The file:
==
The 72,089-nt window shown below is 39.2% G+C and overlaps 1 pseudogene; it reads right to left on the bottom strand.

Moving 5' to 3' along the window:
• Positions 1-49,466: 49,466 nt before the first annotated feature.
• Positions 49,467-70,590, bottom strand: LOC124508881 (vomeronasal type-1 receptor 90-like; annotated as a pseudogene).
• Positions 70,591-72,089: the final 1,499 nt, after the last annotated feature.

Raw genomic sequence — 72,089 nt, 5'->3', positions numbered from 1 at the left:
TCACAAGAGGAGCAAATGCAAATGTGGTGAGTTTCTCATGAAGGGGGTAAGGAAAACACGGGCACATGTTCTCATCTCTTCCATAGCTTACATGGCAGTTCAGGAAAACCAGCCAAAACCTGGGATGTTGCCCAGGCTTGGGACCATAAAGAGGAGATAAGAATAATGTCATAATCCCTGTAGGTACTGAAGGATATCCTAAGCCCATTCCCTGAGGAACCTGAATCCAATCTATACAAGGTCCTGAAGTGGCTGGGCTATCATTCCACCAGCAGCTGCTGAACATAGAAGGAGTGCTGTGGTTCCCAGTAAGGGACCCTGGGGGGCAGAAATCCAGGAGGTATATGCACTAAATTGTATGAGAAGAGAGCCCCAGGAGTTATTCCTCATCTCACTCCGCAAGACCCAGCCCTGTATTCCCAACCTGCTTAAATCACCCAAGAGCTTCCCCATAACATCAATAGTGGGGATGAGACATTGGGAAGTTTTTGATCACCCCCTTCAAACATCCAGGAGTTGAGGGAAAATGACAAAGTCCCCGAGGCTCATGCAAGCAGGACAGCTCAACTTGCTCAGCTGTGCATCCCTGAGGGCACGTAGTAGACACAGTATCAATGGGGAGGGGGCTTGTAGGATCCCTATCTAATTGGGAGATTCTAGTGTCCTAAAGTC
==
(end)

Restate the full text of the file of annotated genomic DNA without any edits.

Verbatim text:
The 72,089-nt window shown below is 39.2% G+C and overlaps 1 pseudogene; it reads right to left on the bottom strand.

Moving 5' to 3' along the window:
• Positions 1-49,466: 49,466 nt before the first annotated feature.
• Positions 49,467-70,590, bottom strand: LOC124508881 (vomeronasal type-1 receptor 90-like; annotated as a pseudogene).
• Positions 70,591-72,089: the final 1,499 nt, after the last annotated feature.

Raw genomic sequence — 72,089 nt, 5'->3', positions numbered from 1 at the left:
TCACAAGAGGAGCAAATGCAAATGTGGTGAGTTTCTCATGAAGGGGGTAAGGAAAACACGGGCACATGTTCTCATCTCTTCCATAGCTTACATGGCAGTTCAGGAAAACCAGCCAAAACCTGGGATGTTGCCCAGGCTTGGGACCATAAAGAGGAGATAAGAATAATGTCATAATCCCTGTAGGTACTGAAGGATATCCTAAGCCCATTCCCTGAGGAACCTGAATCCAATCTATACAAGGTCCTGAAGTGGCTGGGCTATCATTCCACCAGCAGCTGCTGAACATAGAAGGAGTGCTGTGGTTCCCAGTAAGGGACCCTGGGGGGCAGAAATCCAGGAGGTATATGCACTAAATTGTATGAGAAGAGAGCCCCAGGAGTTATTCCTCATCTCACTCCGCAAGACCCAGCCCTGTATTCCCAACCTGCTTAAATCACCCAAGAGCTTCCCCATAACATCAATAGTGGGGATGAGACATTGGGAAGTTTTTGATCACCCCCTTCAAACATCCAGGAGTTGAGGGAAAATGACAAAGTCCCCGAGGCTCATGCAAGCAGGACAGCTCAACTTGCTCAGCTGTGCATCCCTGAGGGCACGTAGTAGACACAGTATCAATGGGGAGGGGGCTTGTAGGATCCCTATCTAATTGGGAGATTCTAGTGTCCTAAAGTC